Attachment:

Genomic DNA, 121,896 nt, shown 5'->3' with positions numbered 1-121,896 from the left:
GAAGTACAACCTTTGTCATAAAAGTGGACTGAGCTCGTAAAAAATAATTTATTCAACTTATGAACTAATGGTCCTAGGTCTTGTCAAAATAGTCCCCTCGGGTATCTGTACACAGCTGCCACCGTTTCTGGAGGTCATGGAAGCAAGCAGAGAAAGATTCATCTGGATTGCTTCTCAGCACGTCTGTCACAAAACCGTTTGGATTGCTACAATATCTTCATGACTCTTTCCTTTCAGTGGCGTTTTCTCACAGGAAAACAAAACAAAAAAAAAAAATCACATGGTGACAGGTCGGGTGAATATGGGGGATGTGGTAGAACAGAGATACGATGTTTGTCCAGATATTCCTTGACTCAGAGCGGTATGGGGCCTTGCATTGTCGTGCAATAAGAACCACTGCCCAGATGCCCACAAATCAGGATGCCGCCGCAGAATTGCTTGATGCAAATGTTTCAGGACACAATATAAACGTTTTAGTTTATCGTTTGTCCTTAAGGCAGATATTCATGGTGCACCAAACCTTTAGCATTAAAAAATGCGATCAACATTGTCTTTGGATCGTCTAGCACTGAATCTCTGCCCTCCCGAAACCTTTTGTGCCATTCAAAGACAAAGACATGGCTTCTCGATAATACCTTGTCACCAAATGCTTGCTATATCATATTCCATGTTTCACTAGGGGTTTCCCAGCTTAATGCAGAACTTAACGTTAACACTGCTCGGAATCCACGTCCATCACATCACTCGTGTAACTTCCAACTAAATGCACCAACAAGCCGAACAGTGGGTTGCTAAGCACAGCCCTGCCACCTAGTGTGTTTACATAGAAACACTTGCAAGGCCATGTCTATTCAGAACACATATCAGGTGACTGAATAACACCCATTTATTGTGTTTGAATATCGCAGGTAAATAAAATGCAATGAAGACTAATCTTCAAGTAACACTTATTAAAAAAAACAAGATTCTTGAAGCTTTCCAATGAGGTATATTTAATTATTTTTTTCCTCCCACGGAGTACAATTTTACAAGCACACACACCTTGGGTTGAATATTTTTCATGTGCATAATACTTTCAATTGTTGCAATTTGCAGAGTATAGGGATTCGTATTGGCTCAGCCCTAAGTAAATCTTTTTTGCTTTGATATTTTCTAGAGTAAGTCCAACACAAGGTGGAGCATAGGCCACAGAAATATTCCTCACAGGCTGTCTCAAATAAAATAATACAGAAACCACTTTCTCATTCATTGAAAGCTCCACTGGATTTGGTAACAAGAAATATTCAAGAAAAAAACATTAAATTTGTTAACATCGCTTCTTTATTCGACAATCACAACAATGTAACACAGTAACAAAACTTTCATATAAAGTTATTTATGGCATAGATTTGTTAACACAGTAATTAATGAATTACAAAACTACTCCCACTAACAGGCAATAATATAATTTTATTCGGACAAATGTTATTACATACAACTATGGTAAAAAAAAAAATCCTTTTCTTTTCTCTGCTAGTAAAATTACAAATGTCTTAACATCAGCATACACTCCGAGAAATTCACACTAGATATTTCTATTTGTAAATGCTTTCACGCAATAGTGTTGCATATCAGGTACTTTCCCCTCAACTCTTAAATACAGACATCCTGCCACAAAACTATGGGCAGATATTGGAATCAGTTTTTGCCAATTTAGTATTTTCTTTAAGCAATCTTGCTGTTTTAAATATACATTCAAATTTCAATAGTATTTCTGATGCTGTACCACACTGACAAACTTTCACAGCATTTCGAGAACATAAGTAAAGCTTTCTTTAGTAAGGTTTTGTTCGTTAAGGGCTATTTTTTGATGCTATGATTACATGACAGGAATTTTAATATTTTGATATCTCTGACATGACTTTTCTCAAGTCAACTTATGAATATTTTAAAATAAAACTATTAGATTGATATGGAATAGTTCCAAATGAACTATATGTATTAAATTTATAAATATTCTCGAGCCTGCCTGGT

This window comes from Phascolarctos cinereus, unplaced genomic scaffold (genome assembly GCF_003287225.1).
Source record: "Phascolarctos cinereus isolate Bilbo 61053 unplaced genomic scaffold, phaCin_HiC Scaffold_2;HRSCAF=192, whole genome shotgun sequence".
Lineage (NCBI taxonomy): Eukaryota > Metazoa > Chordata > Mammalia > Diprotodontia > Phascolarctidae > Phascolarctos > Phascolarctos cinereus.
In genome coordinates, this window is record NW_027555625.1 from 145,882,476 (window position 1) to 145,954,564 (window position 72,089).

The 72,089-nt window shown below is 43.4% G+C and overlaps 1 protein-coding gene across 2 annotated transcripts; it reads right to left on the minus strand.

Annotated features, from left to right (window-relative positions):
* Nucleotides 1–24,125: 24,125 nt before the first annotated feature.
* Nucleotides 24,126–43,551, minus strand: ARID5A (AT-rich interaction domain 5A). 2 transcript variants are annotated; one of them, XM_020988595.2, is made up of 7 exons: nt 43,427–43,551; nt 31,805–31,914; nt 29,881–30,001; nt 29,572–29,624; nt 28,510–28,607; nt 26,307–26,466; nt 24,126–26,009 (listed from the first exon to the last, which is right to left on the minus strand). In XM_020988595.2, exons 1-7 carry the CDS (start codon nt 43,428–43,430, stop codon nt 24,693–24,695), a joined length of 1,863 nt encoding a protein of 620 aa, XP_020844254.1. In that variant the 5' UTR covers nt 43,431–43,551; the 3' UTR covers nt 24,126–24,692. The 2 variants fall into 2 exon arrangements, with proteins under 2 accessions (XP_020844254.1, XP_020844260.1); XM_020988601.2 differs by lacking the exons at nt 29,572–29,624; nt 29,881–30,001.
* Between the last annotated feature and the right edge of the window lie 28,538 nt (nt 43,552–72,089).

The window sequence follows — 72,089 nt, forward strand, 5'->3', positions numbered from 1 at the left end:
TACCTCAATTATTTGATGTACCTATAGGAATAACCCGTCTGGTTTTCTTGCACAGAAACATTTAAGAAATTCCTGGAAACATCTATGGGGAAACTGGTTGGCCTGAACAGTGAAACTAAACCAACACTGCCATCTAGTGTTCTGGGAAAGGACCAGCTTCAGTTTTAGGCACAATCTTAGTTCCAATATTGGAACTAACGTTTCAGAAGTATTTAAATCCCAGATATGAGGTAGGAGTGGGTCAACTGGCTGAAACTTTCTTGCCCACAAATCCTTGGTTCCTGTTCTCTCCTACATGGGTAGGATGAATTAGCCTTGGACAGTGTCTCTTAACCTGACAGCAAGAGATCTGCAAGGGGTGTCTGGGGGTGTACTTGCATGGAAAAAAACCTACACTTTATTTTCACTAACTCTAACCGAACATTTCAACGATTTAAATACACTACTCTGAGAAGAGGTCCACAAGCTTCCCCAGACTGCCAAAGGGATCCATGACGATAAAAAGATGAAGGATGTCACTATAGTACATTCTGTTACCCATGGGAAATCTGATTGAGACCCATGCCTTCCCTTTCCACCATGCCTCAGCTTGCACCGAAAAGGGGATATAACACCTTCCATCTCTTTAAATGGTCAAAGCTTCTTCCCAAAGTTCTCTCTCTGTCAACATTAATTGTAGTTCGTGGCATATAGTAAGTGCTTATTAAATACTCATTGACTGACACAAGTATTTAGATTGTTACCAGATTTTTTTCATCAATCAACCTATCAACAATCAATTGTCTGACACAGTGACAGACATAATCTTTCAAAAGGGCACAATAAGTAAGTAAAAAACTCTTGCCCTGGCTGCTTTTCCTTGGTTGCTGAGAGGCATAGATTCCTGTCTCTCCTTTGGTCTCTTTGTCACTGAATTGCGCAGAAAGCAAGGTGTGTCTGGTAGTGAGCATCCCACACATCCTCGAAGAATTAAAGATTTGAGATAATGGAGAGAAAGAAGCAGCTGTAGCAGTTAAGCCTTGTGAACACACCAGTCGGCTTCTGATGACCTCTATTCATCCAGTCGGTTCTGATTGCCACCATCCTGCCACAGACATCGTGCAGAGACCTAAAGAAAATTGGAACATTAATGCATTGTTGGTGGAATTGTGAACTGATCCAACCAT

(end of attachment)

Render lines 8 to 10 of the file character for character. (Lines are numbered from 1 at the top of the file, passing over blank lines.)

Annotated features, from left to right (window-relative positions):
* Nucleotides 1–24,125: 24,125 nt before the first annotated feature.
* Nucleotides 24,126–43,551, minus strand: ARID5A (AT-rich interaction domain 5A). 2 transcript variants are annotated; one of them, XM_020988595.2, is made up of 7 exons: nt 43,427–43,551; nt 31,805–31,914; nt 29,881–30,001; nt 29,572–29,624; nt 28,510–28,607; nt 26,307–26,466; nt 24,126–26,009 (listed from the first exon to the last, which is right to left on the minus strand). In XM_020988595.2, exons 1-7 carry the CDS (start codon nt 43,428–43,430, stop codon nt 24,693–24,695), a joined length of 1,863 nt encoding a protein of 620 aa, XP_020844254.1. In that variant the 5' UTR covers nt 43,431–43,551; the 3' UTR covers nt 24,126–24,692. The 2 variants fall into 2 exon arrangements, with proteins under 2 accessions (XP_020844254.1, XP_020844260.1); XM_020988601.2 differs by lacking the exons at nt 29,572–29,624; nt 29,881–30,001.